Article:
“every one of these commandments.” This translation of Deuteronomy 6:25—“every one of these commandments—tries to capture the fact that “commandments” is singular in the Hebrew text. A more literal translation of the Hebrew is “all this command,” but that phrase is not very clear in English, so the REV has “every one of these commandments.”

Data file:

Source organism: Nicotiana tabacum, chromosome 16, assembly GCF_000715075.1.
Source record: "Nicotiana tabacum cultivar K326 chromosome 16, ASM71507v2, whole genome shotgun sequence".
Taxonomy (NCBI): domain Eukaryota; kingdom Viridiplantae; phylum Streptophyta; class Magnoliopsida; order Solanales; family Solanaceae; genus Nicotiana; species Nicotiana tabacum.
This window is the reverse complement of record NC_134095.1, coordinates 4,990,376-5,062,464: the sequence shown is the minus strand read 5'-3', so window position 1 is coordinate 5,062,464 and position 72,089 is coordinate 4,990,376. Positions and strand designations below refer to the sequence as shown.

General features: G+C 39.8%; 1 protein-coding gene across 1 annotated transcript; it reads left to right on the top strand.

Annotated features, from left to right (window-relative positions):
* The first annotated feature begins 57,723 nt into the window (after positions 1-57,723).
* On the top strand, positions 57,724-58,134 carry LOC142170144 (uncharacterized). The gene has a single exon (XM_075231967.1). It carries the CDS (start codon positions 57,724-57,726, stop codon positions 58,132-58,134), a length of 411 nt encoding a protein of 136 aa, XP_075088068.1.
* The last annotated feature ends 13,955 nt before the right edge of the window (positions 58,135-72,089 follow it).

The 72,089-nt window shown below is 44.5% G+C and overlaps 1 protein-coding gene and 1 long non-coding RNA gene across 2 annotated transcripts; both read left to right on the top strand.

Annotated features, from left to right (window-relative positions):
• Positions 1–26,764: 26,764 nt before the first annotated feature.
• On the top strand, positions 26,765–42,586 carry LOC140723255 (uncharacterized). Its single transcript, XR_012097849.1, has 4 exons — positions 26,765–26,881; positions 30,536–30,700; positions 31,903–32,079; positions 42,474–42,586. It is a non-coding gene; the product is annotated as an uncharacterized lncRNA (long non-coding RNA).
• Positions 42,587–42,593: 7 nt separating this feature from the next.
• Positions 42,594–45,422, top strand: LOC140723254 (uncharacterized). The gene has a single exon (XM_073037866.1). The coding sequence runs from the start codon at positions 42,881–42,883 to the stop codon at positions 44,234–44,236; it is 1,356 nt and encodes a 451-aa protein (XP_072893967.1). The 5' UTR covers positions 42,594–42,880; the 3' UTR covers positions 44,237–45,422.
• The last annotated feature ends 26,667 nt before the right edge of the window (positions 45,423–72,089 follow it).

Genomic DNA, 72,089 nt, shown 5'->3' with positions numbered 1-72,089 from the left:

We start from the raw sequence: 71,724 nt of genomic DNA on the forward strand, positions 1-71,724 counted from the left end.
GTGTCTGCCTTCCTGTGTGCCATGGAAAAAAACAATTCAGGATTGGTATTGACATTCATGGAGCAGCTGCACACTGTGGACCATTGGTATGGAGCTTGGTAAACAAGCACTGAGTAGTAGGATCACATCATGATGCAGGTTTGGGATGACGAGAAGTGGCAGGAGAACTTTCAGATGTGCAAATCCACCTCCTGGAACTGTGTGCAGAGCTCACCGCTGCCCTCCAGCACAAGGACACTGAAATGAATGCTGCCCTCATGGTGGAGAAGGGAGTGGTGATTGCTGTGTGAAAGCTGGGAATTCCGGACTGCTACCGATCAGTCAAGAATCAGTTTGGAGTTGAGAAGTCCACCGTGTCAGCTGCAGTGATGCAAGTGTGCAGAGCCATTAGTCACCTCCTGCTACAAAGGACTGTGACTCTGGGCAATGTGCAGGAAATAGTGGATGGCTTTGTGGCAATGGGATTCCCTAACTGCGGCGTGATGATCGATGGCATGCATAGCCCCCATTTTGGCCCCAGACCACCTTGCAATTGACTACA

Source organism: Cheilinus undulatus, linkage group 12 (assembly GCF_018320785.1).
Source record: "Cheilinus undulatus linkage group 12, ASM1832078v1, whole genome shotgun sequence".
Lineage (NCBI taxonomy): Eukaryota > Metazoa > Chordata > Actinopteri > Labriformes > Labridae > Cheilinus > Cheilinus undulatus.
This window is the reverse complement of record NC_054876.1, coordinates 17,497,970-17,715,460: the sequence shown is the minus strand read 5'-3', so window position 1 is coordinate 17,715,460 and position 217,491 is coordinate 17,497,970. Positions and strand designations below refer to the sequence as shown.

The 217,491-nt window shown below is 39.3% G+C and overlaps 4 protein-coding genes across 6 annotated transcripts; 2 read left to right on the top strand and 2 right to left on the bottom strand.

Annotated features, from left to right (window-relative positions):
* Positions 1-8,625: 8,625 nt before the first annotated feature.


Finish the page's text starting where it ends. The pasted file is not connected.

The point the Hebrew text is making is vital to grasp in order to understand how God considers His Word and His commands. God does not look at the Law as a bunch of commandments and if a person does most of them they are more righteous than if they do some of them. God looks at the whole law as a giant single command, and to fulfill the Law a person would have to do “all this command,” i.e., the whole Law without breaking a single commandment. Thus, Moses says that a person will be considered righteous in the eyes of God if they do “all this command,” but humans with sin nature cannot accomplish that, hence righteousness cannot come through the Law (Gal. 2:21; 3:21). In fact, we learn from Romans 4:3 and Galatians 3:6 that Abraham was righteous by trusting God before the Law, and David echoed the same thing under the Law (Rom. 4:6-8). It was by being humble and trusting God that people were declared righteous before God even under the Law (Ps. 51:16-17; Micah 6:8). Furthermore, there were signs all through the Law that being humble and trusting were what was important. For example, every sacrifice made was to contain salt, “the salt of the covenant” (see commentary on Lev. 2:13). The point of the salt was to reaffirm the covenant and one’s commitment to it, and to make it clear that no one could be righteous in God’s sight by just “going through the motions” of what God commanded in the Law.